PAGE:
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The Campfire Quilt Pattern is available for digital download. Click here to purchase! This quilt comes in king, queen/full, throw and baby quilt sizes.
Since learning to quilt a million (16) years ago I have been fascinated with the history and heritage of quilting. I've actually written a handful of blog posts about it:
And last, but not least on that list, the Log Cabin Quilt Pattern. When I first blogged about the Campfire Quit, I dove into the different theories behind the origin of the Log Cabin block. Is it truly even based on a log cabin? I found many sources dating the design all the way back to ancient Egypt!
Aside from the facts, looking at this block, it's easy to see why it's named after a traditional log cabin. The narrow strips of fabric, or "logs," build on each other and are arranged around a center square, or "hearth." Each fabric strip is added to the pattern in much the same way logs are stacked to build a log cabin.
Another reason this design represents patchwork quilting so well is because our great-great-great-quiltmothers were resourceful in all things and mostly quilted with recycled fabric. These women would utilize almost any textile available, often making a Log Cabin quilt the final step in recycling old clothing and stray scraps.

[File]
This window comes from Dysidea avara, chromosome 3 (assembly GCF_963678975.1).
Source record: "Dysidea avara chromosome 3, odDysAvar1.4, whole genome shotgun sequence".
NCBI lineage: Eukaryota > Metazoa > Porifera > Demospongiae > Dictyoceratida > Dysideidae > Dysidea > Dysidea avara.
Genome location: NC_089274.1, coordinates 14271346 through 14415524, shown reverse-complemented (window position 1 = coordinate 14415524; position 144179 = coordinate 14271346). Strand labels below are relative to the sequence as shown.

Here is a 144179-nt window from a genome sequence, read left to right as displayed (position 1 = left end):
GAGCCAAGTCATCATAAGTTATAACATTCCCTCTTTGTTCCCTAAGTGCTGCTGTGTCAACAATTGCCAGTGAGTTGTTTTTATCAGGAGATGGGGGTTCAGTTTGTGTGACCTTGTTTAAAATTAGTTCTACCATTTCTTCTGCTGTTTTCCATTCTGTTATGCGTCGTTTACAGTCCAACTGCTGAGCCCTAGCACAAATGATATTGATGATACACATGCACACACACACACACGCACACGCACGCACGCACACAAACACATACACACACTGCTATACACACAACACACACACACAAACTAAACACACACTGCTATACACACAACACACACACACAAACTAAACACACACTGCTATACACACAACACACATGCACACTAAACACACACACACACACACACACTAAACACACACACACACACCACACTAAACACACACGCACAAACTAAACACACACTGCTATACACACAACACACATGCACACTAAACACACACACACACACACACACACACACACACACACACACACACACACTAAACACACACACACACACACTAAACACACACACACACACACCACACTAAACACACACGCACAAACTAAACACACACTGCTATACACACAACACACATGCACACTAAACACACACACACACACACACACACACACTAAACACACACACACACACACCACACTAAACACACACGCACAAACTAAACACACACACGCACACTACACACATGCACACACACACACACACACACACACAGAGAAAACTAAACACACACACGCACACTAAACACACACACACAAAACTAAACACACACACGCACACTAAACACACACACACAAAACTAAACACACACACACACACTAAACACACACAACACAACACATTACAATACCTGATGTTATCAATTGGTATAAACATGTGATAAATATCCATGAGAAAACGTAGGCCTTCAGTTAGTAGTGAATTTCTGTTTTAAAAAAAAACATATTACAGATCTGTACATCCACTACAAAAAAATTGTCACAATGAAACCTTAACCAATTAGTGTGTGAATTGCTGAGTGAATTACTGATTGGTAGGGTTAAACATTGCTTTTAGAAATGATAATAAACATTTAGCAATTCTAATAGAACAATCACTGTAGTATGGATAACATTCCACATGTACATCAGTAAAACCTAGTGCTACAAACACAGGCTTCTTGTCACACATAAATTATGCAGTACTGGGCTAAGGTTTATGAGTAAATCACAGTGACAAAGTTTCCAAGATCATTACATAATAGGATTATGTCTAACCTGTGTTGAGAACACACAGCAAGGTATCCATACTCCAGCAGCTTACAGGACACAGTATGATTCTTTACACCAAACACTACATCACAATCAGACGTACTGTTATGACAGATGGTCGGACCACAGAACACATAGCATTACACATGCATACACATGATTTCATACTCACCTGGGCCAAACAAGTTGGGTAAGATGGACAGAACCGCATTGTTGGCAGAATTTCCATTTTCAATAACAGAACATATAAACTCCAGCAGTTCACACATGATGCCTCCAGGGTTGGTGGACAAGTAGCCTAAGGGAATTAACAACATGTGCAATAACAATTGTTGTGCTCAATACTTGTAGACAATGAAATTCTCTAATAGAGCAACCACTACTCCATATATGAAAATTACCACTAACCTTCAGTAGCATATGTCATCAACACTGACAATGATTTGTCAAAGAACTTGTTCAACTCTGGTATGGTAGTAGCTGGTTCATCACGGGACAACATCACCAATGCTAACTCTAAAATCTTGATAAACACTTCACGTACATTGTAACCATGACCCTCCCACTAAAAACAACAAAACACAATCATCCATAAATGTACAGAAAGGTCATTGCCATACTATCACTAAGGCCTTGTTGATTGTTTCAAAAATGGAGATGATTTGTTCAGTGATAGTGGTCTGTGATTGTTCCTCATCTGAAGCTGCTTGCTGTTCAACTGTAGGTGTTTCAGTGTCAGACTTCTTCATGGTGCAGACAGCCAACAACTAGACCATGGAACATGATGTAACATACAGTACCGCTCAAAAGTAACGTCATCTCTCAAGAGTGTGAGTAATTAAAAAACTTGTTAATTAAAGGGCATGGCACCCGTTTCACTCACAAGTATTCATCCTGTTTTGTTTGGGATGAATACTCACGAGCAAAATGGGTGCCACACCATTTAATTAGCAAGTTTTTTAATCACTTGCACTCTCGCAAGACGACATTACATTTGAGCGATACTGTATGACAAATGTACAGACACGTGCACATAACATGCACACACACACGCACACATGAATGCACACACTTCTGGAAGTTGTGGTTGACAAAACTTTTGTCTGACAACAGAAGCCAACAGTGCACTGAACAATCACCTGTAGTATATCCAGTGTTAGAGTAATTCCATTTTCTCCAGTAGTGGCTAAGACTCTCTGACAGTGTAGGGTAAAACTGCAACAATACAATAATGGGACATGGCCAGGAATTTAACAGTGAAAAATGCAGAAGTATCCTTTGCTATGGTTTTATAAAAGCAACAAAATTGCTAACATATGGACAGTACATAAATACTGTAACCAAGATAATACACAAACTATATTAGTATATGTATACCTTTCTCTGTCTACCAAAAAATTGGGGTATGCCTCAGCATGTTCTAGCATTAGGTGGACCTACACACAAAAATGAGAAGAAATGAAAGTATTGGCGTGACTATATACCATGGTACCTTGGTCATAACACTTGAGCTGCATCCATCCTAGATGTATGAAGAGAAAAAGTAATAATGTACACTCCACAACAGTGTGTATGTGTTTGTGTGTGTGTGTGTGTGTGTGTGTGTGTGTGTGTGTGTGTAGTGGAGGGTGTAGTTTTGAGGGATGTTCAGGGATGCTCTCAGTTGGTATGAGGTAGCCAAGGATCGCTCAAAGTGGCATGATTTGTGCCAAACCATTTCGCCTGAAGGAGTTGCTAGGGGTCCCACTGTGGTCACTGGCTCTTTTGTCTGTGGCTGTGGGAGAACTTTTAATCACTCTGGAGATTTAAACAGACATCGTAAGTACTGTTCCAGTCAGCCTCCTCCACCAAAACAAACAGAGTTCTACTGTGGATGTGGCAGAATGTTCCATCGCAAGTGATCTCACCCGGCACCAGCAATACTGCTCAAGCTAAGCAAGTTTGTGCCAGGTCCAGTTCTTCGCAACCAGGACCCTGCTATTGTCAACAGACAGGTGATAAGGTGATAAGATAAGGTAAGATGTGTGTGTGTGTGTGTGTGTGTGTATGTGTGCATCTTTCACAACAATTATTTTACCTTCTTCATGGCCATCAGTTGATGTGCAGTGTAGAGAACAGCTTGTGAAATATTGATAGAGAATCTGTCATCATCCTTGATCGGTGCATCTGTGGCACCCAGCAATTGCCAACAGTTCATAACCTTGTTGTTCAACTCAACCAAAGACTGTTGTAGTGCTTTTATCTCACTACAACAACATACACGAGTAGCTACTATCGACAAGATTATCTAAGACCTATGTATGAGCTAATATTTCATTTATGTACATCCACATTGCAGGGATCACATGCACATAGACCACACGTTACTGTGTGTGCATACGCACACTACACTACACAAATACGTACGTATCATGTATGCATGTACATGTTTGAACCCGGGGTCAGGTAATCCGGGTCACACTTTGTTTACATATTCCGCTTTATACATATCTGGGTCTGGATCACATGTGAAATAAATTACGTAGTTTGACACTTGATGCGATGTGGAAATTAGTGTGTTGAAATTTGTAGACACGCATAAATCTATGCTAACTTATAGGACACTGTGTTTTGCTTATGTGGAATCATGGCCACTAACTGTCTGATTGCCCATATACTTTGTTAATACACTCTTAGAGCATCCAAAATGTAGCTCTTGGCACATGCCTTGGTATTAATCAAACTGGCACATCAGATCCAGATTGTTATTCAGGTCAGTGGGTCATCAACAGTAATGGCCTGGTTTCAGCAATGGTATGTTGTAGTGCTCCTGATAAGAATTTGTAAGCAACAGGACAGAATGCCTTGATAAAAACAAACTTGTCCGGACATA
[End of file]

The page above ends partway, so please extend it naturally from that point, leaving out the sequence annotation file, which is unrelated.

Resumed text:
5 Tips for Making the Campfire Quilt Pattern
Many of my quilt patterns are listed as Easy on the how-difficult-is-this-quilt scale. Campfire, however, is listed as Moderate. That's not to say a beginner couldn't make it OR that it's "hard," it's just not...easy.
Don't freak out. Let me explain. This design is a medallion, which means that rather than repeating blocks sewn together to make rows, it starts with one block in the middle and gradually gets bigger. This means that if your quilt top gets a bit wonky in the early stages, it will continue to grow wonky. Here are a few tricks I've learned through sewing four of these quilts. I've also gotten some great tips from my pattern testers.
1. Only trim when you need to sew. Take a look at the pictures below to see an example of what I mean. Rather than trimming every side of each strip as I sew it to the next piece, I only trim sections that need to be sewn at that time. This may sound confusing now, but once you dive into the pattern, I assure you it will make sense.
2.Press, don't iron. You may think these words are interchangeable, but when it comes to sewing, they aren't. You iron fabric to get wrinkles out. This involves moving the iron smoothly and slowly over the fabric. When pressing, set the iron straight down, hold for a few seconds, and then lift up.
With the quilt top facing up, I use my fingers to gently fold back the seam I just sewed. I then press the seam with my iron. If you iron the seam by pushing it open with the side of your iron, you run the risk of stretching and warping the fabric. To clarify, I press my seams to the side with the darker fabric. Check out the picture below for a look at the back of my Campfire quilt.
In this video (taken from my IG stories, that's why it looks weird), I show you how I use a Tailor's Clapper to get crisp, flat seams.